The Old Forge

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Ruan Lanihorne

The Roseland

The Roseland is a small south-facing peninsular protected from the prevailing Atlantic weather by The Lizard. This results in a mild micro-climate in which many sub-tropical and native plants thrive. It is divided from the mainland by the waters of the Carrick Roads and the River Fal which together form one of the best water-sports areas in the country.

Yachts at anchor off Great Molunon beachYachts sail from St. Mawes, Falmouth, Mylor, Helford and several other ports. There are various cruise and hire companies or for the less adventurous, the regular foot-ferry between St. Mawes and Falmouth gives a chance to see the Roseland from the sea.

The coast includes sandy beaches, pebble coves, towering cliffs, quiet rivers, secluded creeks and busy little harbours. It is perfect for sailing, surfingPorthbeor in the sunshine, diving, swimming, beach-combing, fishing, paddling, building sandcastles or just watching the water flow. There is always the chance of seeing grey seals and the occasional dolphin or basking shark. Several beaches have easy access from nearby car-parks and facilities such as a shop or toilets nearby.

The interior alternates between rolling farmland and steep wooded valleys divided by busy streams feed the tidal rivers of the Fal and the Percuil.Froe from Rostigue It is a haven for birds and bird-watchers alike. The upper Fal, near Ruan Lanihorne is particularly good. Sitting on the quayside watching the sun set over the salt marshes listening to the oystercatchers is a fine way to work up an appetite for dinner at the Kings Head.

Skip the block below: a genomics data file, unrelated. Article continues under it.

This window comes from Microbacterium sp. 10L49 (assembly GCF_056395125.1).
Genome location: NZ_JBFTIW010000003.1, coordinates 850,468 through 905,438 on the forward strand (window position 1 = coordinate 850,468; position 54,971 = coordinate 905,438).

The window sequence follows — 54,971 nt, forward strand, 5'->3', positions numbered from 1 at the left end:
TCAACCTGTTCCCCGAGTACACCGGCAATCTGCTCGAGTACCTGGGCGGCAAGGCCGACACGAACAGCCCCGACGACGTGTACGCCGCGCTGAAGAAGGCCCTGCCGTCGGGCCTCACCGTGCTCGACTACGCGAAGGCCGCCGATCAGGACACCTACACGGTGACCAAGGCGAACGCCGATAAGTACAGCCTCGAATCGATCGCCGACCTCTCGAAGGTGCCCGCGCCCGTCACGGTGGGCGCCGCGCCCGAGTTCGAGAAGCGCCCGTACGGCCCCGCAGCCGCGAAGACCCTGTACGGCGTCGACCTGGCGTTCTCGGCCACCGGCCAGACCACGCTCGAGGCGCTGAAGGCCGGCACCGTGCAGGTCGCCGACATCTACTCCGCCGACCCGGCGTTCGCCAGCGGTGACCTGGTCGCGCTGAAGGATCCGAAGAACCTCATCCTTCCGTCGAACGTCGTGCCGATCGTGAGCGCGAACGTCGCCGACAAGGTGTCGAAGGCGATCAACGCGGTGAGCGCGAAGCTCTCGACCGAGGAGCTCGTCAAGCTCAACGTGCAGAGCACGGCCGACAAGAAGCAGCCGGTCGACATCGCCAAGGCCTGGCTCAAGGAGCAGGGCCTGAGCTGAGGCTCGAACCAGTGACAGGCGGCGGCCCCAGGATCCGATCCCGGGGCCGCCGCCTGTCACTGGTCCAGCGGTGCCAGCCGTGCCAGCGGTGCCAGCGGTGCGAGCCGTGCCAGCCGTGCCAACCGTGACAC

The River Ruan at sunset from the QuaysideSunset over the Ruan/Fal estuary

There are several small harbours/villages with pubs, hotels, restaurants, local shops and some very enticing art-galleries. Each has its own character and history and there have been few changes caused by the march of 'progress'. The Roseland is criss-crossed with public footpaths and byways to amble down. Ardevora from PhilleaghThe roads are generally quiet, with dry-stone walls, hedgerows and cow-parsley punctuated by farms and hamlets. The only difficult choice on a walking holiday is whether to set-out from the Old Forge or drive five minutes to some of the best walks in Cornwall!

Nosy cowsIf you miss the city life, Truro is in easy reach with its Cathedral, Royal Cornwall Museum, Hall for Cornwall, numerous shops, restaurants and a cinema. A little further afield is Falmouth which hosts the Maritime Museum. Falmouth can be visited by boat from St. Mawes.

There are several beautiful NT and private gardens nearby including Trelissick, Tregothnan, Caerhays. Glendurgen, Trebah, Trerice, The Eden Project, The Lost Gardens of Heligan and Llanhydrock. Click here for information on gardens, Truro, Falmouth and many pubs, restaurants and shops.